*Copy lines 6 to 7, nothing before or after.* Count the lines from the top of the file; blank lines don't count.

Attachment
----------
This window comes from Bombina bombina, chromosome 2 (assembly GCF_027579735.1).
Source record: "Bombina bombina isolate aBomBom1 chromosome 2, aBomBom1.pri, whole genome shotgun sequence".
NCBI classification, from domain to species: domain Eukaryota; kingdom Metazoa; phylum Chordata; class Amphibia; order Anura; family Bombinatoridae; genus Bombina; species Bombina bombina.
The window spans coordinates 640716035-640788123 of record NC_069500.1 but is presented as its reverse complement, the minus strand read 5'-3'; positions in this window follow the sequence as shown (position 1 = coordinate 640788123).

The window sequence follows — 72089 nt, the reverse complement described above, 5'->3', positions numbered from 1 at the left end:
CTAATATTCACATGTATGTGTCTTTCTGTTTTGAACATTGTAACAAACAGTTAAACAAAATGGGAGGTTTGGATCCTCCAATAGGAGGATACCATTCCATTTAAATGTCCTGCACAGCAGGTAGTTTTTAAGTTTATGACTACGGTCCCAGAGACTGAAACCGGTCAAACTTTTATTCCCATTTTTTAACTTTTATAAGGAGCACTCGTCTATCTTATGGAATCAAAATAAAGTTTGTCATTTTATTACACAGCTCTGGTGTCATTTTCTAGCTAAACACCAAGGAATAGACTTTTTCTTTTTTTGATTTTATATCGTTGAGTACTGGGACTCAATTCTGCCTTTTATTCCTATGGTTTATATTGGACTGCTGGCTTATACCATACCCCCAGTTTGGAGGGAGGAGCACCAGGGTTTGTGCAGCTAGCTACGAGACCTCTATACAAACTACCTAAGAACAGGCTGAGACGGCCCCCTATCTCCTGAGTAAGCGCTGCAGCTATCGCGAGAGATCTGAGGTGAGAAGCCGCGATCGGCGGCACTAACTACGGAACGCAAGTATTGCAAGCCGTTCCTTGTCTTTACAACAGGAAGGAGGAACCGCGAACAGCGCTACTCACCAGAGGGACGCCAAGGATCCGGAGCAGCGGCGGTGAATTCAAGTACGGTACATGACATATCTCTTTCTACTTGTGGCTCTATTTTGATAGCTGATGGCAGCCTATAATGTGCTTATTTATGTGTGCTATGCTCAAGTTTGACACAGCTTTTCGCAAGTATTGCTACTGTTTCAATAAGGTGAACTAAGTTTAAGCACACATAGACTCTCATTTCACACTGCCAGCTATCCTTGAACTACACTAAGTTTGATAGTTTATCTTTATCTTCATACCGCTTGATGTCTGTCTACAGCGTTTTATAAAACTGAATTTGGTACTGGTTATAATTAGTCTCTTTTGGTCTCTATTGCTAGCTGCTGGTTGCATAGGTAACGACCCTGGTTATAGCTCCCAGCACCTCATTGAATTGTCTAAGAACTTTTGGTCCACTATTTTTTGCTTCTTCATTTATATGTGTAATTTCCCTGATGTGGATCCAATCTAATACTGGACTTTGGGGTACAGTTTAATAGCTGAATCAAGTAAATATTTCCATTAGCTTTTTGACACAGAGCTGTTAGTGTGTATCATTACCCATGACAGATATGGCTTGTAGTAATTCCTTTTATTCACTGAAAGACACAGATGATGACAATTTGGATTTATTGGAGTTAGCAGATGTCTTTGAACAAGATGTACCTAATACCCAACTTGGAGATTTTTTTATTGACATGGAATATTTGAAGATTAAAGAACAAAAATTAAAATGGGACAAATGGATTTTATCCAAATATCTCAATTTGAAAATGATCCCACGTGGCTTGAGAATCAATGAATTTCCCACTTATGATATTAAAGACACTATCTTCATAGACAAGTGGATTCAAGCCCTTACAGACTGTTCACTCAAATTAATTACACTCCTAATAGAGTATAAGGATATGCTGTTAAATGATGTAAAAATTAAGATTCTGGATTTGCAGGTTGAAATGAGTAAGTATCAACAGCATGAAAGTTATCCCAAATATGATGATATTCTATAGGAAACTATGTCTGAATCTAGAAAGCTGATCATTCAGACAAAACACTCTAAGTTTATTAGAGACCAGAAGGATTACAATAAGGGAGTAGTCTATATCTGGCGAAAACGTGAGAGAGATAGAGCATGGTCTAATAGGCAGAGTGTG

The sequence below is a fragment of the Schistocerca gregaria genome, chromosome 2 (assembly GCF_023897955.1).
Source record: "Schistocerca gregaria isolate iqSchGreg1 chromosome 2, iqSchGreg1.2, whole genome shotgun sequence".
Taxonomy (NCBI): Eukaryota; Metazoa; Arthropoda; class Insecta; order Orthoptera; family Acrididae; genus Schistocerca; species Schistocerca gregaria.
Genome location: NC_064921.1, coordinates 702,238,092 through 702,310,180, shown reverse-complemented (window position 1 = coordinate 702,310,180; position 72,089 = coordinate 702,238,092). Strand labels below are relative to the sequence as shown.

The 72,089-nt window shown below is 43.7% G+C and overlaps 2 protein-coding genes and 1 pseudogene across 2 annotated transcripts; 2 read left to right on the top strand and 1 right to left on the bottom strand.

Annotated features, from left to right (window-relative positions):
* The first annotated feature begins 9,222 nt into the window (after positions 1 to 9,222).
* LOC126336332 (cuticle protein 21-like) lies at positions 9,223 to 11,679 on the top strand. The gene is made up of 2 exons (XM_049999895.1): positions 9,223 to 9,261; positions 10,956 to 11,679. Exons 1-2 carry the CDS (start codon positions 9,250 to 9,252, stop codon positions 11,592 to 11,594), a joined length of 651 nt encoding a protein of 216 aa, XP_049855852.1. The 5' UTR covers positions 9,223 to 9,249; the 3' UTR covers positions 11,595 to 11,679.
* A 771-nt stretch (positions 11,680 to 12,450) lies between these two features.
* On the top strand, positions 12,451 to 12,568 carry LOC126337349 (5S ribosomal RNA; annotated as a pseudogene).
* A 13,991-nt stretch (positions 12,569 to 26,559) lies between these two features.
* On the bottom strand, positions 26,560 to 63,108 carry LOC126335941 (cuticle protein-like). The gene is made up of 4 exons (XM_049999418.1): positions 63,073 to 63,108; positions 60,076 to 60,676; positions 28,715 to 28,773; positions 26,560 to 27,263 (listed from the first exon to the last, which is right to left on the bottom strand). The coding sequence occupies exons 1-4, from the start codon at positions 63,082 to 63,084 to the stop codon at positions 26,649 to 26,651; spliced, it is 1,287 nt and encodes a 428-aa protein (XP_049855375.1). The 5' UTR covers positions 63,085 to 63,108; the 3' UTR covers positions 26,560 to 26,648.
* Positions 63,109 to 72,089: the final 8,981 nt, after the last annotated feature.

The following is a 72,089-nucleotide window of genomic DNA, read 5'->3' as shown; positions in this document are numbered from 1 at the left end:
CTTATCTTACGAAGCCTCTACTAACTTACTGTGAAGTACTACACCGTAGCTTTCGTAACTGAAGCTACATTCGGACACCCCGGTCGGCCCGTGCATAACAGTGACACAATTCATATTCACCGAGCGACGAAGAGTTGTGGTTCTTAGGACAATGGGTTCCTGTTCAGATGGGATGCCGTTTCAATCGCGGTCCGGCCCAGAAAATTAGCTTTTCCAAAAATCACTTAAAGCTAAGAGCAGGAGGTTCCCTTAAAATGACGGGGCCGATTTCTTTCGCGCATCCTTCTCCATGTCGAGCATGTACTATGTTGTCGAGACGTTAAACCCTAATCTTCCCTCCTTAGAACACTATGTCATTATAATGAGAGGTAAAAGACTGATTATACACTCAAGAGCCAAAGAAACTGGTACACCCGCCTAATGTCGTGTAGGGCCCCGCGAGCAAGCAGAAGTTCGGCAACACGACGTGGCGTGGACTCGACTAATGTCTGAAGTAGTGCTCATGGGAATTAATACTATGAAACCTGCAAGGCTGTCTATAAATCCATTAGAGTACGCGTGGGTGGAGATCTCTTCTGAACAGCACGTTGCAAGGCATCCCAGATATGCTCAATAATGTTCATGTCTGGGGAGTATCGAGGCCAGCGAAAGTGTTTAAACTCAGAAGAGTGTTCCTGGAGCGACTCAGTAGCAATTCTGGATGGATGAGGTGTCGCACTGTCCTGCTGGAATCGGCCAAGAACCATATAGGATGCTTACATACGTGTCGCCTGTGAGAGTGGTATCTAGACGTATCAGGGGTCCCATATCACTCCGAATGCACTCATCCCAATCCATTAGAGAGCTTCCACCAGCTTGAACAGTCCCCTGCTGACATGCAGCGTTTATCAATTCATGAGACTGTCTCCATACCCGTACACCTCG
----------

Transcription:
CTAATATTCACATGTATGTGTCTTTCTGTTTTGAACATTGTAACAAACAGTTAAACAAAATGGGAGGTTTGGATCCTCCAATAGGAGGATACCATTCCATTTAAATGTCCTGCACAGCAGGTAGTTTTTAAGTTTATGACTACGGTCCCAGAGACTGAAACCGGTCAAACTTTTATTCCCATTTTTTAACTTTTATAAGGAGCACTCGTCTATCTTATGGAATCAAAATAAAGTTTGTCATTTTATTACACAGCTCTGGTGTCATTTTCTAGCTAAACACCAAGGAATAGACTTTTTCTTTTTTTGATTTTATATCGTTGAGTACTGGGACTCAATTCTGCCTTTTATTCCTATGGTTTATATTGGACTGCTGGCTTATACCATACCCCCAGTTTGGAGGGAGGAGCACCAGGGTTTGTGCAGCTAGCTACGAGACCTCTATACAAACTACCTAAGAACAGGCTGAGACGGCCCCCTATCTCCTGAGTAAGCGCTGCAGCTATCGCGAGAGATCTGAGGTGAGAAGCCGCGATCGGCGGCACTAACTACGGAACGCAAGTATTGCAAGCCGTTCCTTGTCTTTACAACAGGAAGGAGGAACCGCGAACAGCGCTACTCACCAGAGGGACGCCAAGGATCCGGAGCAGCGGCGGTGAATTCAAGTACGGTACATGACATATCTCTTTCTACTTGTGGCTCTATTTTGATAGCTGATGGCAGCCTATAATGTGCTTATTTATGTGTGCTATGCTCAAGTTTGACACAGCTTTTCGCAAGTATTGCTACTGTTTCAATAAGGTGAACTAAGTTTAAGCACACATAGACTCTCATTTCACACTGCCAGCTATCCTTGAACTACACTAAGTTTGATAGTTTATCTTTATCTTCATACCGCTTGATGTCTGTCTACAGCGTTTTATAAAACTGAATTTGGTACTGGTTATAATTAGTCTCTTTTGGTCTCTATTGCTAGCTGCTGGTTGCATAGGTAACGACCCTGGTTATAGCTCCCAGCACCTCATTGAATTGTCTAAGAACTTTTGGTCCACTATTTTTTGCTTCTTCATTTATATGTGTAATTTCCCTGATGTGGATCCAATCTAATACTGGACTTTGGGGTACAGTTTAATAGCTGAATCAAGTAAATATTTCCATTAGCTTTTTGACACAGAGCTGTTAGTGTGTATCATTACCCATGACAGATATGGCTTGTAGTAATTCCTTTTATTCACTGAAAGACACAGATGATGACAATTTGGATTTATTGGAGTTAGCAGATGTCTTTGAACAAGATGTACCTAATACCCAACTTGGAGATTTTTTTATTGACATGGAATATTTGAAGATTAAAGAACAAAAATTAAAATGGGACAAATGGATTTTATCCAAATATCTCAATTTGAAAATGATCCCACGTGGCTTGAGAATCAATGAATTTCCCACTTATGATATTAAAGACACTATCTTCATAGACAAGTGGATTCAAGCCCTTACAGACTGTTCACTCAAATTAATTACACTCCTAATAGAGTATAAGGATATGCTGTTAAATGATGTAAAAATTAAGATTCTGGATTTGCAGGTTGAAATGAGTAAGTATCAACAGCATGAAAGTTATCCCAAATATGATGATATTCTATAGGAAACTATGTCTGAATCTAGAAAGCTGATCATTCAGACAAAACACTCTAAGTTTATTAGAGACCAGAAGGATTACAATAAGGGAGTAGTCTATATCTGGCGAAAACGTGAGAGAGATAGAGCATGGTCTAATAGGCAGAGTGTG

The sequence below is a fragment of the Schistocerca gregaria genome, chromosome 2 (assembly GCF_023897955.1).